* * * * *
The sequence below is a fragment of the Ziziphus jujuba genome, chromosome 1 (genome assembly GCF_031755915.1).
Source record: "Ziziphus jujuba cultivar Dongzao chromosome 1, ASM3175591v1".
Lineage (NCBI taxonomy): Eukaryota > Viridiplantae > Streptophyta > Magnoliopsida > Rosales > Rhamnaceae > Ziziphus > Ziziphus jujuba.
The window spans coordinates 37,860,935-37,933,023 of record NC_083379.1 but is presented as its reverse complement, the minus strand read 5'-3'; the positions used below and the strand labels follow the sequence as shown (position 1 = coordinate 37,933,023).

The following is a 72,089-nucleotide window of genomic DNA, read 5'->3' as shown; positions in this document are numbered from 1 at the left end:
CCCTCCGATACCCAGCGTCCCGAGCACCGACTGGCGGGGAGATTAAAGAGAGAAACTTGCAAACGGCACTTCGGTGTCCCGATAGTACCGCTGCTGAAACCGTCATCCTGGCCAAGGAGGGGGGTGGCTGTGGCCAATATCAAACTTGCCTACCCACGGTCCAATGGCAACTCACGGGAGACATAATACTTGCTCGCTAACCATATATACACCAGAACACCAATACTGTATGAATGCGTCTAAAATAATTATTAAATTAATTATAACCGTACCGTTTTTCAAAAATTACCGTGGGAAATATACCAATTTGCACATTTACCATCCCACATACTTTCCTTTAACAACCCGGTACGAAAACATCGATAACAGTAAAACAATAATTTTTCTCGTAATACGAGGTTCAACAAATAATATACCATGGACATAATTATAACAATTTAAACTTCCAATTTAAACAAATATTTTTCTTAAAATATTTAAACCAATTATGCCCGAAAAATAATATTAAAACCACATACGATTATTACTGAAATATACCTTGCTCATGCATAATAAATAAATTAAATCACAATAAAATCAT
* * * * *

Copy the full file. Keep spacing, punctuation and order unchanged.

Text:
The sequence below is a fragment of the Ziziphus jujuba genome, chromosome 1 (genome assembly GCF_031755915.1).
Source record: "Ziziphus jujuba cultivar Dongzao chromosome 1, ASM3175591v1".
Lineage (NCBI taxonomy): Eukaryota > Viridiplantae > Streptophyta > Magnoliopsida > Rosales > Rhamnaceae > Ziziphus > Ziziphus jujuba.
The window spans coordinates 37,860,935-37,933,023 of record NC_083379.1 but is presented as its reverse complement, the minus strand read 5'-3'; the positions used below and the strand labels follow the sequence as shown (position 1 = coordinate 37,933,023).

The following is a 72,089-nucleotide window of genomic DNA, read 5'->3' as shown; positions in this document are numbered from 1 at the left end:
CCCTCCGATACCCAGCGTCCCGAGCACCGACTGGCGGGGAGATTAAAGAGAGAAACTTGCAAACGGCACTTCGGTGTCCCGATAGTACCGCTGCTGAAACCGTCATCCTGGCCAAGGAGGGGGGTGGCTGTGGCCAATATCAAACTTGCCTACCCACGGTCCAATGGCAACTCACGGGAGACATAATACTTGCTCGCTAACCATATATACACCAGAACACCAATACTGTATGAATGCGTCTAAAATAATTATTAAATTAATTATAACCGTACCGTTTTTCAAAAATTACCGTGGGAAATATACCAATTTGCACATTTACCATCCCACATACTTTCCTTTAACAACCCGGTACGAAAACATCGATAACAGTAAAACAATAATTTTTCTCGTAATACGAGGTTCAACAAATAATATACCATGGACATAATTATAACAATTTAAACTTCCAATTTAAACAAATATTTTTCTTAAAATATTTAAACCAATTATGCCCGAAAAATAATATTAAAACCACATACGATTATTACTGAAATATACCTTGCTCATGCATAATAAATAAATTAAATCACAATAAAATCAT